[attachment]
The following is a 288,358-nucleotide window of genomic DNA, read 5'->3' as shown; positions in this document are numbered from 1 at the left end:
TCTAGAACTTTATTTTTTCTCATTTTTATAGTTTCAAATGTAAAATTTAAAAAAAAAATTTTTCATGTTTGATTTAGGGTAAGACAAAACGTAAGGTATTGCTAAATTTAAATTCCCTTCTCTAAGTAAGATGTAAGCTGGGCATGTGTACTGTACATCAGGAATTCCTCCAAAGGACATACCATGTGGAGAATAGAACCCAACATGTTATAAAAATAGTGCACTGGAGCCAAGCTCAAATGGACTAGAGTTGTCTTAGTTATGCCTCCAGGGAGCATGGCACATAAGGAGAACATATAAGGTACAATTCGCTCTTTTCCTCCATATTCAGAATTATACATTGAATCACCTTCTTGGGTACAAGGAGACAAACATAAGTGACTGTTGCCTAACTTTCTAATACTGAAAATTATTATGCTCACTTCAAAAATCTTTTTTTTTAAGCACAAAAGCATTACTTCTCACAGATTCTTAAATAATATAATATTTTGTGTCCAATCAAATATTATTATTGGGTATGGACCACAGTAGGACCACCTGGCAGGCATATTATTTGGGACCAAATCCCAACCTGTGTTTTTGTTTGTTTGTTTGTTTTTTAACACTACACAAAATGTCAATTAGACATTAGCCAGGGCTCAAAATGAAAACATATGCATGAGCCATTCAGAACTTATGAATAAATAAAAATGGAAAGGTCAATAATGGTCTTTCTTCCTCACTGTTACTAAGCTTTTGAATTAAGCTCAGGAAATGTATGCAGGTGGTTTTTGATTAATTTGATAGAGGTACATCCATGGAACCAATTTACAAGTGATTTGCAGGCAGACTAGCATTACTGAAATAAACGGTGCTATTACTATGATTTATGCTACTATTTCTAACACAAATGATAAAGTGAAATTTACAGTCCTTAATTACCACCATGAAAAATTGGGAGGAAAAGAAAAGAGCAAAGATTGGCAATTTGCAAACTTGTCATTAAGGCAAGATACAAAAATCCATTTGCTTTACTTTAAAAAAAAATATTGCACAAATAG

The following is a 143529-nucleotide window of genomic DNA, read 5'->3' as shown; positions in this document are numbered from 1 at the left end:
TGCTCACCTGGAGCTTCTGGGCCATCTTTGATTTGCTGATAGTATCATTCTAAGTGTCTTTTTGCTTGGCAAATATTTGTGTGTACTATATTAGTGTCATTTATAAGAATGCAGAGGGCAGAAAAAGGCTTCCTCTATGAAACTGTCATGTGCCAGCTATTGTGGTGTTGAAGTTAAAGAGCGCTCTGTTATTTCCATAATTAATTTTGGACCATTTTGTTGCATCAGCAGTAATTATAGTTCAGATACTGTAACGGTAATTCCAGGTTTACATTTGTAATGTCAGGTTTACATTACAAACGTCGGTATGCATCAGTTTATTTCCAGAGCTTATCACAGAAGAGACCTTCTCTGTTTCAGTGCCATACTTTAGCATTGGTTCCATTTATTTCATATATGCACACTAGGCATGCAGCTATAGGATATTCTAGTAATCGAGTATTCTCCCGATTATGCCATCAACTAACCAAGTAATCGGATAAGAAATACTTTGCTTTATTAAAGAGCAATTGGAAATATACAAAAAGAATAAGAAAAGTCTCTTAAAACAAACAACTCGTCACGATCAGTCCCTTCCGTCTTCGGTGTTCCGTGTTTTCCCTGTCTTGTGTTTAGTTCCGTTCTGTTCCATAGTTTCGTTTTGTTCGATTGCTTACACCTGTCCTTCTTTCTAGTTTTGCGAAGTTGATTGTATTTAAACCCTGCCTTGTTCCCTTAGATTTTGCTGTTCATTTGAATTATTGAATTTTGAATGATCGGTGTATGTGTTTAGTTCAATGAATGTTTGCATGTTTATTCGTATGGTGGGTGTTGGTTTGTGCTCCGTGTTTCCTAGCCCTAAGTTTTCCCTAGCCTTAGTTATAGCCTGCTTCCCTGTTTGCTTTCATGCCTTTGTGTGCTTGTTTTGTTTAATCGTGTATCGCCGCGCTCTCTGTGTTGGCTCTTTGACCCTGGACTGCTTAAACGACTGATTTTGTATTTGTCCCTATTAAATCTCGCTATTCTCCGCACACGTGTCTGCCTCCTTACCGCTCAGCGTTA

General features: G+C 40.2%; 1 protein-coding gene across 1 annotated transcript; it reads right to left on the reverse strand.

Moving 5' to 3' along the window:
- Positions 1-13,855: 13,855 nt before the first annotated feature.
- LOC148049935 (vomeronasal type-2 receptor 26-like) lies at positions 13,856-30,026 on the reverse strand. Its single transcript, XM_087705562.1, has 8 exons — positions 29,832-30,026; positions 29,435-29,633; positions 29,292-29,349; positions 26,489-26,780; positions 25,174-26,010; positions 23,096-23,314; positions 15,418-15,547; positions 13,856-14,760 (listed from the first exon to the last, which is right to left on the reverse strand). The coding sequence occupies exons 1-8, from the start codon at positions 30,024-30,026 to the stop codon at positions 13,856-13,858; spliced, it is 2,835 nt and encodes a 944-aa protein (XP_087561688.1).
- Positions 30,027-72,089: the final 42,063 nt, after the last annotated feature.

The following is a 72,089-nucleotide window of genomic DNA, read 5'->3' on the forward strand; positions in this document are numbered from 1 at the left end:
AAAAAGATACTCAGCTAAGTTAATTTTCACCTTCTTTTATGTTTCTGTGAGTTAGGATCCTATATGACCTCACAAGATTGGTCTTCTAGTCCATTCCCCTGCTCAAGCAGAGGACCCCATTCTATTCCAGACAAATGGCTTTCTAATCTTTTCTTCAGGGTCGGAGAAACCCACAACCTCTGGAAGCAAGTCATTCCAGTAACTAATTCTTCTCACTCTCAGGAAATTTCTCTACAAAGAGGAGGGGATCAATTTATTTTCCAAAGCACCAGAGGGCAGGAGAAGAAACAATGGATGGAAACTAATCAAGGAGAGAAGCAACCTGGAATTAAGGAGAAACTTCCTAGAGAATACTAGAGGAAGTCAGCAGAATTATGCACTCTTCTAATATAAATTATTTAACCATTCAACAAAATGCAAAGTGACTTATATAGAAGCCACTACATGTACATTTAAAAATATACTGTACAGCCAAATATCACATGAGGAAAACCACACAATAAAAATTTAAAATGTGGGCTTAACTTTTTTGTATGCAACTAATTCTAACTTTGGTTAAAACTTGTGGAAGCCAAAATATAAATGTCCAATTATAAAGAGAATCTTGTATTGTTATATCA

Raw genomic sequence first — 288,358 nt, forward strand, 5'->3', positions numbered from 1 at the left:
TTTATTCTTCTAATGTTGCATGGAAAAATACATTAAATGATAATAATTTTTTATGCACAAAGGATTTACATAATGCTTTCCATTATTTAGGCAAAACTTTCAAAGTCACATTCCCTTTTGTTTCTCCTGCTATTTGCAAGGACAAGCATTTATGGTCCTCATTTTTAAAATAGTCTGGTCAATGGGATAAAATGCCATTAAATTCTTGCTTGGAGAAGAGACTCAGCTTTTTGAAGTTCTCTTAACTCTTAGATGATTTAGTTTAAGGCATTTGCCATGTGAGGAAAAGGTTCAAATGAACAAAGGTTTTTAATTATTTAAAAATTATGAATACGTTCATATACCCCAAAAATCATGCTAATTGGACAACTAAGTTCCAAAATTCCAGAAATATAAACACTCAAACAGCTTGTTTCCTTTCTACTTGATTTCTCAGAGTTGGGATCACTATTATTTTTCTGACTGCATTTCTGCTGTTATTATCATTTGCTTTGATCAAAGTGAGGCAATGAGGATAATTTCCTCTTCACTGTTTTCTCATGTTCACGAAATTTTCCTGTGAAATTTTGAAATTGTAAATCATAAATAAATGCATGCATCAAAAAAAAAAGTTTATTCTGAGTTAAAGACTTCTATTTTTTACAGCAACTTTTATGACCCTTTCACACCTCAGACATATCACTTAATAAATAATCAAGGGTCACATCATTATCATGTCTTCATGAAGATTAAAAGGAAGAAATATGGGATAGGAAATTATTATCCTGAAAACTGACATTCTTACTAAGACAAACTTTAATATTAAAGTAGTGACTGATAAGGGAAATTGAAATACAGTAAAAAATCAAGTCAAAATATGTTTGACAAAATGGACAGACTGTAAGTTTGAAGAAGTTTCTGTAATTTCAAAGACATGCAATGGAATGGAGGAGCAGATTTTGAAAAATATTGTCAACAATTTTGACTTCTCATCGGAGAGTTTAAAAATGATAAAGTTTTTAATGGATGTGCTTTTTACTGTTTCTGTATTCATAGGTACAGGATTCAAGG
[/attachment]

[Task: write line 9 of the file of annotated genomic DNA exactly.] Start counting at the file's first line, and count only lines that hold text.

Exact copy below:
- Positions 30,027-72,089: the final 42,063 nt, after the last annotated feature.